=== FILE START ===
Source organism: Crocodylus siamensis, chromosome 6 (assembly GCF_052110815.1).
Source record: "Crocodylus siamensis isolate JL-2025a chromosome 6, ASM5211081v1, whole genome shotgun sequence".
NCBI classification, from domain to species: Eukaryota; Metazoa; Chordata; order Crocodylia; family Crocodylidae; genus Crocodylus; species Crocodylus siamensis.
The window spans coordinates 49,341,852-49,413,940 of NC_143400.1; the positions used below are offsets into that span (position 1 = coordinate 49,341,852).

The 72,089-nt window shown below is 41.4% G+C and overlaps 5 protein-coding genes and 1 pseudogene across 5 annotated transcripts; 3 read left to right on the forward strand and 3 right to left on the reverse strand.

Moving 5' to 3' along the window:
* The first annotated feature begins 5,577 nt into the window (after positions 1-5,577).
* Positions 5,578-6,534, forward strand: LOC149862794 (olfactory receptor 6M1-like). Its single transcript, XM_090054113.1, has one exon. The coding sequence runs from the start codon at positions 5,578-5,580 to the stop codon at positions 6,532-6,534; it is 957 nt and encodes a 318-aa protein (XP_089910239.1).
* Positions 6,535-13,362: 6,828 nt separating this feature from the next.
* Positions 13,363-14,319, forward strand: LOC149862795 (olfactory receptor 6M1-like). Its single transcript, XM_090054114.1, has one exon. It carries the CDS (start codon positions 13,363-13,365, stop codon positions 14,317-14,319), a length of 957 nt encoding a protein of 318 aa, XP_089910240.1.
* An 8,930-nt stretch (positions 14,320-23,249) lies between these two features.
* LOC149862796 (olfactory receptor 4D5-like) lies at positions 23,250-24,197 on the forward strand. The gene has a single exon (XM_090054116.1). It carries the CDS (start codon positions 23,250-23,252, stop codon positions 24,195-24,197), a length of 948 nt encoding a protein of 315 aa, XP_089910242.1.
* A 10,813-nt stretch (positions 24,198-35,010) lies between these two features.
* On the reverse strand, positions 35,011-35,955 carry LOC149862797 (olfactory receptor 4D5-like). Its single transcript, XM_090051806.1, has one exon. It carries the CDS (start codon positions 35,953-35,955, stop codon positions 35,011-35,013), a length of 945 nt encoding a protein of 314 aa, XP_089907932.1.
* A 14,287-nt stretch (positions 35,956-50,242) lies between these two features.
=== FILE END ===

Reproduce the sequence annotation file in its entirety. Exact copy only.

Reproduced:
Source organism: Crocodylus siamensis, chromosome 6 (assembly GCF_052110815.1).
Source record: "Crocodylus siamensis isolate JL-2025a chromosome 6, ASM5211081v1, whole genome shotgun sequence".
NCBI classification, from domain to species: Eukaryota; Metazoa; Chordata; order Crocodylia; family Crocodylidae; genus Crocodylus; species Crocodylus siamensis.
The window spans coordinates 49,341,852-49,413,940 of NC_143400.1; the positions used below are offsets into that span (position 1 = coordinate 49,341,852).

The 72,089-nt window shown below is 41.4% G+C and overlaps 5 protein-coding genes and 1 pseudogene across 5 annotated transcripts; 3 read left to right on the forward strand and 3 right to left on the reverse strand.

Moving 5' to 3' along the window:
* The first annotated feature begins 5,577 nt into the window (after positions 1-5,577).
* Positions 5,578-6,534, forward strand: LOC149862794 (olfactory receptor 6M1-like). Its single transcript, XM_090054113.1, has one exon. The coding sequence runs from the start codon at positions 5,578-5,580 to the stop codon at positions 6,532-6,534; it is 957 nt and encodes a 318-aa protein (XP_089910239.1).
* Positions 6,535-13,362: 6,828 nt separating this feature from the next.
* Positions 13,363-14,319, forward strand: LOC149862795 (olfactory receptor 6M1-like). Its single transcript, XM_090054114.1, has one exon. It carries the CDS (start codon positions 13,363-13,365, stop codon positions 14,317-14,319), a length of 957 nt encoding a protein of 318 aa, XP_089910240.1.
* An 8,930-nt stretch (positions 14,320-23,249) lies between these two features.
* LOC149862796 (olfactory receptor 4D5-like) lies at positions 23,250-24,197 on the forward strand. The gene has a single exon (XM_090054116.1). It carries the CDS (start codon positions 23,250-23,252, stop codon positions 24,195-24,197), a length of 948 nt encoding a protein of 315 aa, XP_089910242.1.
* A 10,813-nt stretch (positions 24,198-35,010) lies between these two features.
* On the reverse strand, positions 35,011-35,955 carry LOC149862797 (olfactory receptor 4D5-like). Its single transcript, XM_090051806.1, has one exon. It carries the CDS (start codon positions 35,953-35,955, stop codon positions 35,011-35,013), a length of 945 nt encoding a protein of 314 aa, XP_089907932.1.
* A 14,287-nt stretch (positions 35,956-50,242) lies between these two features.